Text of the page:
Somali President calls for lifting of arms embargo in London Conference

President Mohamed Farmaajo has pushed for the lifting of arms embargo on Somalia noting continued restriction on import of arms has limited his country’s efforts at defeating the militant group Al-Shabaab adding despite the partial lifting of the embargo, Somalia remains incapacitated to secure its people from extremist groups.

In his opening remarks during ongoing London Conference, President Farmaajo said Somali troops remained constrained to fight Al-Shabaab noting the support of Amisom which has access to heavy weaponry has been of help to the Somali forces.

“For far too long, our security forces and terrorist groups have been fighting using the same type of light weapons—mostly AK47s. Despite the bravery of our men and women in uniform, we were locked in symmetrical battles with the terrorists,” the President said.

President Farmaajo noted Somali forces must be better equipped through lifting of the embargo which was imposed by the UN Security Council in 1992.

“The longstanding arms embargo on Somalia severely restricts our ability to procure heavy weapons, despite the partial lifting of the embargo in 2013. Time has come for Somalia to be able to get access to qualitatively better weapons than terrorists.”

The President however said Somali government was now engaging the Security Council ‘to develop a clearly defined roadmap to the full lifting of the arms embargo,” adding, “This would include the improvements we must make to our weapons management, command and control systems.”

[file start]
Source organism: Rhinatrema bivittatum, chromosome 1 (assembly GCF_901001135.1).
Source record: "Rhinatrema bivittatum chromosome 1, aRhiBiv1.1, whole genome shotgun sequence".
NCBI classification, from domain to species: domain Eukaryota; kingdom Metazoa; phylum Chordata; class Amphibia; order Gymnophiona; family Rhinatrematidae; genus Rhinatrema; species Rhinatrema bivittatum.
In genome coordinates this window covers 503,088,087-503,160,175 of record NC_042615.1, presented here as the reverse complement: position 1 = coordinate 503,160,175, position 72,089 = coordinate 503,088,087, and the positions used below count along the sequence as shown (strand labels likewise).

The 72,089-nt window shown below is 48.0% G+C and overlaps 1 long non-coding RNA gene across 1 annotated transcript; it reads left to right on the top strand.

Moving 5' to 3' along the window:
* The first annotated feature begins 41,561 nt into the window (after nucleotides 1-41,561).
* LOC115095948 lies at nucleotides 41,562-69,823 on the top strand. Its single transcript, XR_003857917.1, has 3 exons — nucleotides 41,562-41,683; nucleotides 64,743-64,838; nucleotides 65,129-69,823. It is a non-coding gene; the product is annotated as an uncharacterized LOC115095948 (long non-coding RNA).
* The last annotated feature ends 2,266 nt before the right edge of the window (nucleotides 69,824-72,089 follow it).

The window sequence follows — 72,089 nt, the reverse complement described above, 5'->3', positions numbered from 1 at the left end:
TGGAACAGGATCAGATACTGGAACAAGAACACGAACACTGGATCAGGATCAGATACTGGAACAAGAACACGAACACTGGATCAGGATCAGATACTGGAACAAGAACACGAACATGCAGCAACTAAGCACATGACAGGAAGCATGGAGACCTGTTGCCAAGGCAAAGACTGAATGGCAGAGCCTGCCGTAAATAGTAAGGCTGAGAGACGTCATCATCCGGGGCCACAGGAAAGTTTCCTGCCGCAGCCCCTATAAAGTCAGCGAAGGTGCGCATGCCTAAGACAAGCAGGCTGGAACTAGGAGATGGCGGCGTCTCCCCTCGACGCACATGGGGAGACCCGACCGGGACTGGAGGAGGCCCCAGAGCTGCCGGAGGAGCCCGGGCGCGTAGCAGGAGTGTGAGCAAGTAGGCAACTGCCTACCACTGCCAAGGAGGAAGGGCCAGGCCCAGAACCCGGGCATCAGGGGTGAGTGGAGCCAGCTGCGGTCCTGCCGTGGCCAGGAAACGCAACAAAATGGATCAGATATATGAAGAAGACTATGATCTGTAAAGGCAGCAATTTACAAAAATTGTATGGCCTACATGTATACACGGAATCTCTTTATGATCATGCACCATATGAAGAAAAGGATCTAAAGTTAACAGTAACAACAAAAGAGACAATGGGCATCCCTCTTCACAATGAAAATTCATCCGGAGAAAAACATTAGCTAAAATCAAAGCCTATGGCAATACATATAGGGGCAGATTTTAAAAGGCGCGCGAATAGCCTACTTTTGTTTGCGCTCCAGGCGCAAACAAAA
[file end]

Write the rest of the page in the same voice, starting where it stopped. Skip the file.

Meanwhile the President told the gathering the newly agreed security framework under the National Security Architecture will be instrumental in securing a more coordinated approach between the Federal Government and the Federal Member State.

“We are thankfully a step closer to this objective as is illustrated by the recent historic formation of the new National Security Council, which includes federal member states. The National Security Council is not only a platform for dialogue on security issues, but on broader matters of national importance,” the president said.

UK Prime Minister Theresa May echoed the president’s remarks noting the new security framework will go a long way in establishing a holistic and structured address to the security problem in Somalia adding root causes of insecurity must be tackled in Somalia.

“This means first agreeing on a detailed security plan that will help Somalia develop rapidly the structures, forces, resources and leadership needed to take control of its own security and to push on the fight against Al-Shabaab and other extremist forces,” Prime Minister May said.

 


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